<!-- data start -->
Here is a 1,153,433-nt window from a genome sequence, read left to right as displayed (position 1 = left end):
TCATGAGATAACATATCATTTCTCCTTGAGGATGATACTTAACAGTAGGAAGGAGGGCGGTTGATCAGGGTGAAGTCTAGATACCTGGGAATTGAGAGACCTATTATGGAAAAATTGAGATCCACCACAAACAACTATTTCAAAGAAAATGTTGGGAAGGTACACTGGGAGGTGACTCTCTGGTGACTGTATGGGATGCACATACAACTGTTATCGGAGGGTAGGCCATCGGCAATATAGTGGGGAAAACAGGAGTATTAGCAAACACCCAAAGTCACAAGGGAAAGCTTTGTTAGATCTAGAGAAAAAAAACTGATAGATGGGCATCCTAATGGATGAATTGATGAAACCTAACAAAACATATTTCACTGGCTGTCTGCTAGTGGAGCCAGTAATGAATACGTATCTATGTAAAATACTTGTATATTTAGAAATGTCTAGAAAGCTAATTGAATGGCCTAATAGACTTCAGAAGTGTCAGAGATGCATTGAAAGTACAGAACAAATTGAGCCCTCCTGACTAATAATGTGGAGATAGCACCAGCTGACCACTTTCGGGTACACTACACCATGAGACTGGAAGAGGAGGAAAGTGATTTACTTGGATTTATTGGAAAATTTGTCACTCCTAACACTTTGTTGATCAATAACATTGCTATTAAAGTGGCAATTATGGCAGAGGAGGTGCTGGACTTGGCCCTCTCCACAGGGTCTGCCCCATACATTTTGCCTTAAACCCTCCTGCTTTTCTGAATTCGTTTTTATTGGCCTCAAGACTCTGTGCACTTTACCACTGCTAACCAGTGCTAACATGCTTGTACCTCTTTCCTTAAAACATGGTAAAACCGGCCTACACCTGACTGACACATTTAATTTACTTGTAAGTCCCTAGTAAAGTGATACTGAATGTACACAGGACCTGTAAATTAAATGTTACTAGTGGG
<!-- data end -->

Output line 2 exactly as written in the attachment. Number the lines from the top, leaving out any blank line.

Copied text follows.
TCATGAGATAACATATCATTTCTCCTTGAGGATGATACTTAACAGTAGGAAGGAGGGCGGTTGATCAGGGTGAAGTCTAGATACCTGGGAATTGAGAGACCTATTATGGAAAAATTGAGATCCACCACAAACAACTATTTCAAAGAAAATGTTGGGAAGGTACACTGGGAGGTGACTCTCTGGTGACTGTATGGGATGCACATACAACTGTTATCGGAGGGTAGGCCATCGGCAATATAGTGGGGAAAACAGGAGTATTAGCAAACACCCAAAGTCACAAGGGAAAGCTTTGTTAGATCTAGAGAAAAAAAACTGATAGATGGGCATCCTAATGGATGAATTGATGAAACCTAACAAAACATATTTCACTGGCTGTCTGCTAGTGGAGCCAGTAATGAATACGTATCTATGTAAAATACTTGTATATTTAGAAATGTCTAGAAAGCTAATTGAATGGCCTAATAGACTTCAGAAGTGTCAGAGATGCATTGAAAGTACAGAACAAATTGAGCCCTCCTGACTAATAATGTGGAGATAGCACCAGCTGACCACTTTCGGGTACACTACACCATGAGACTGGAAGAGGAGGAAAGTGATTTACTTGGATTTATTGGAAAATTTGTCACTCCTAACACTTTGTTGATCAATAACATTGCTATTAAAGTGGCAATTATGGCAGAGGAGGTGCTGGACTTGGCCCTCTCCACAGGGTCTGCCCCATACATTTTGCCTTAAACCCTCCTGCTTTTCTGAATTCGTTTTTATTGGCCTCAAGACTCTGTGCACTTTACCACTGCTAACCAGTGCTAACATGCTTGTACCTCTTTCCTTAAAACATGGTAAAACCGGCCTACACCTGACTGACACATTTAATTTACTTGTAAGTCCCTAGTAAAGTGATACTGAATGTACACAGGACCTGTAAATTAAATGTTACTAGTGGG